It actually wasn't until the 1960s when all eyes were opened to the rising death rates that death certificates were reviewed.  The experts decided to limit their research to asthmatics between the ages of 5 and 35.  The reason was that the likelihood of having pure asthma was greatest among this age group.  Those under five were hard to diagnose, and those over 35 had a a greater likelihood of having some other disease combined with asthma.  Figuring out which one resulted in death could sometimes be difficult to determine.

Data was collected from as far as 1900 for this age group.  According to Beasley, Pearce and Crane in 1968, here is what was learned:
Those Western countries in which relevant data have been published indicate that asthma mortality was uniformly low and relatively stable between 1900 and 1940.  The death rate began to increase gradually in the 1940s in a number of countries including New Zealand and Australia, in which a threefold increase over a 15-year period was observed.  Mortality declined again in the late 1950s in New Zealand, England, and Wales, but not Australia.  In contrast, little change in asthma mortality rates was observed in the United States during this period.  Although the interpretation of death rates over such an extended period is difficult, the historical data are likely to be acceptable accuracy in this age group." (1, page 14)
They also made one other observation:
It is interesting to note that isoprenaline was introduced in a nebulizer formulation during the 1940s when mortality began to increase, but whether this had a role in the increase in mortality was not examined in detail at the time. (1, page 14)
Trends in asthma related deaths were not significantly studied until the 1960s.  When this was done, one of the theories that arose for the rise of asthma deaths in the 1940s was the availability of nebulized isoprenaline at home.  Theorists sense this may have created a false sense of security among asthmatics, particularly children.  Where they once would have sought help, they now simply resorted to their rescue medicine.

Isoprenaline was a new line of sympaththeomimetic medicines, also known as beta adrenergic medicine, more recently as asthma rescue medicine.  Regardless of what it is called, it has the tendency to provide immediate relief from an asthma attack.  Having access to such medicine was a godsend for asthmatics, because it meant that they could get immediate relief in the convenience of their own homes.

While physicians were happy to provide such an opportunity to asthmatics, they were not ready for the potential consequences.  Allowing asthmatics to have quick access to such rescue medicine resulted in two things.
  1. Overuse of isoprenaline may have resulted in cardiac arrest. This would have resulted in suden death from isoprenaline overdose secondary to asthma. 
  2. Overuse of isoprenaline may have resulted in tolerence to the medicine. This would have made the asthma refractory to the isoprenaline, resulting in increased dosing. By the time the asthmatic gave up on the isoprenaline, it was too late. 
These were simply theories that were never proven.  It as impossible for researchers to question these asthmatics after they died, and therefore it was impossible to know how much isoprenaline they used, if any.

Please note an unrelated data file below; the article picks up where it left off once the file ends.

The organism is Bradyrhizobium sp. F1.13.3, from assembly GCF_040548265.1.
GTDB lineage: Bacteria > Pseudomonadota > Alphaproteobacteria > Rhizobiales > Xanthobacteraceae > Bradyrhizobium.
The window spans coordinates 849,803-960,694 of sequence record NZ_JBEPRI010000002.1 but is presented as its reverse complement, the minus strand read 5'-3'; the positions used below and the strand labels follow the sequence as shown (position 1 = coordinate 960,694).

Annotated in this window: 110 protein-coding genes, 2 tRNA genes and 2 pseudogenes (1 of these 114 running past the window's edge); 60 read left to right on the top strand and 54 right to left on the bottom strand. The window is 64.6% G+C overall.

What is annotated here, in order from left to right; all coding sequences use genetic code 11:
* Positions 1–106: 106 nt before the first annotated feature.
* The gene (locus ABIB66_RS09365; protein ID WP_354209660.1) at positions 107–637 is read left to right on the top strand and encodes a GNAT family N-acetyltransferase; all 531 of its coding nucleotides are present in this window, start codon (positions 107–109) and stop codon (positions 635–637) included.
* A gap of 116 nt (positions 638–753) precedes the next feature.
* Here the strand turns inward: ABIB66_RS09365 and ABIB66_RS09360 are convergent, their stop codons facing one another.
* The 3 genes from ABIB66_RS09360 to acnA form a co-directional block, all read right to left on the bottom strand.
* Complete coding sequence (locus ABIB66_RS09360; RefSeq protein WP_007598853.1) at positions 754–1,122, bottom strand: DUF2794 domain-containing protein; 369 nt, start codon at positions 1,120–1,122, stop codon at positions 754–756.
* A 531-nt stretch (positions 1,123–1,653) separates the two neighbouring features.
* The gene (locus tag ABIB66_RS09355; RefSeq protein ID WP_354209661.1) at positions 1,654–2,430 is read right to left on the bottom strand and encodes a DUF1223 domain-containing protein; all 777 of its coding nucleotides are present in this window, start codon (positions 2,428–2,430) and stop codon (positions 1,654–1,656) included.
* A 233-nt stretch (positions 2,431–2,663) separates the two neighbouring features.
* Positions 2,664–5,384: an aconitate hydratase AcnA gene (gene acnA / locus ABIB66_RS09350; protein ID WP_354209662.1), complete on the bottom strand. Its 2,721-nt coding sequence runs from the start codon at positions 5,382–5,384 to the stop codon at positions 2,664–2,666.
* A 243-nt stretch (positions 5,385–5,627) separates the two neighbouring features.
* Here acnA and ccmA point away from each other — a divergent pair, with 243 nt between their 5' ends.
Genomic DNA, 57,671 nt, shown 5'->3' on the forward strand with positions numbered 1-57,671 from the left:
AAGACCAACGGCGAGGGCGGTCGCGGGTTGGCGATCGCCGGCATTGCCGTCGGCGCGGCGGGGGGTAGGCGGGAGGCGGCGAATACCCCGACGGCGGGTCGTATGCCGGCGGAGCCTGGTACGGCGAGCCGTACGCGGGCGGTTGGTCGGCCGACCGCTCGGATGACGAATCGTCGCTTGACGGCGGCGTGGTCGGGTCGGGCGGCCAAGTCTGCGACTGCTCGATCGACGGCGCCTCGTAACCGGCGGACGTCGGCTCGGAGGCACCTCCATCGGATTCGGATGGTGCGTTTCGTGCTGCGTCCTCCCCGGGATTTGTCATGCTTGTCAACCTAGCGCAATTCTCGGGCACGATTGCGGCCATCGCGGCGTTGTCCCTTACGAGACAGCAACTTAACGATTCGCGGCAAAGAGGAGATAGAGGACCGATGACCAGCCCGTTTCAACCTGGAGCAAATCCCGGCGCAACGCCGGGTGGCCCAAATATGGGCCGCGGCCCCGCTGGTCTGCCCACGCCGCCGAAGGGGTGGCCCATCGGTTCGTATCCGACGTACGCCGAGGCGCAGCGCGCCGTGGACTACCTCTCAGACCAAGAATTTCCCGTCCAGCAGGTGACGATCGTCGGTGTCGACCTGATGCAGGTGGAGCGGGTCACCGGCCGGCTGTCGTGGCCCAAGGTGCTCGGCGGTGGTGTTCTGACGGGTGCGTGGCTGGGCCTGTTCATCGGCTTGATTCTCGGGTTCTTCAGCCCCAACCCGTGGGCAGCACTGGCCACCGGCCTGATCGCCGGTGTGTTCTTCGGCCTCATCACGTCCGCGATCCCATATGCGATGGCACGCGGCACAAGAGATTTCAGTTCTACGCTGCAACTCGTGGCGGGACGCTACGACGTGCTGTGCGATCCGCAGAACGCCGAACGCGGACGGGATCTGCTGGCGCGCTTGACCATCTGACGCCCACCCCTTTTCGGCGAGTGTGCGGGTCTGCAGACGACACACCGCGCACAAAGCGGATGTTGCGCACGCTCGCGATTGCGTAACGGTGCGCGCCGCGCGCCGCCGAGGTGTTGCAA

However, in many instances, there were reports from family members and friends of these asthmatics using their rescue medicine prior to death.  

For these asthmatics, however, such theories were trivial and too late. Although data obtained from studying how they died may have resulted in safety precautions that saved the lives of many future asthmatics.  In this way, the experts made sure these asthmatics did not die in vane. 

Another good thing that came out of the rise in asthma deaths during the 1940s, and later in the 1960s, was better recognition of our disease by the medical community.  This ultimately resulted in better recognition by the public, and therefore better funding for future research.  

However, as morbidity and mortality from asthma still remained low in comparison to other diseases, the rise in public awareness continued to pale in comparison.  While it's sad to say, many asthmatics continued to suffer from their disease because the general public simply was not paying attention.  


  1. Beasley, Charles Richard William Beasley, Neil Edward Pearce, Julian Crane, authors of chapter two in the book "Fatal Asthma" edited by Albert L. Sheffer, 1998, New York, Hong Kong, Marcel Dekker, Inc. Chapter two is titled "Worldwide trends in asthma mortality during the twentieth century." 
  2. Woolcock, Ann Janet, author of chapter 14 of the book, "Fatal Asthma," edited by Albert L. Sheffer, 1998, New York and Hong Kong, Marcel Dekker, Inc. Chapter 14 is titled "Natural Histor of Fatal Asthma." 
  3. Sears, Malcolm R., "author of chapter 29 in the book "Fatal Asthma," edited by Albert L. Sheffer, 1998, New York and Hong Kong, Marcel Dekker, Inc. Chapter 29 is titled "Role of B-Agonists in Asthma Fatalities." 
  4. Jackson, Mark, "Asthma: The Biography," 2009, New York, Oxford University Press 
  5. Bisgaard, Hans, Chris O'Callaghan, Gerald S. Smaldone, editors, "Drug Delivery to the Lung," 2001, New York, Marcel Dekker, Inc 
  6. Mittman, Gregg, "Breathing Space," 
  7. Speizer, F.E., R. Doll, P. Heaf, "Observations on Recent Increase in Mortality from Asthma," British Medical Journal, February 10, 1968, 1, pages 335-339 
  8. Altman, Lawrence K., "The Public Perception of Asthma," Chapter one of the book "Fatal Asthma," edited by Albert L. Sheffer, New York, Marcel Dekker, Inc, pages 3 and 11 
  9. Speizer, F.E., R. Doll, P. Heaf, and B. Strang, "Investigation into use of drugs preceding death from asthma," British Medical Journal, 1968, 1, 339-343Sheffer, Albert L, "Partner Asthma Center's Grand Rounds,",, accessed 10/5/13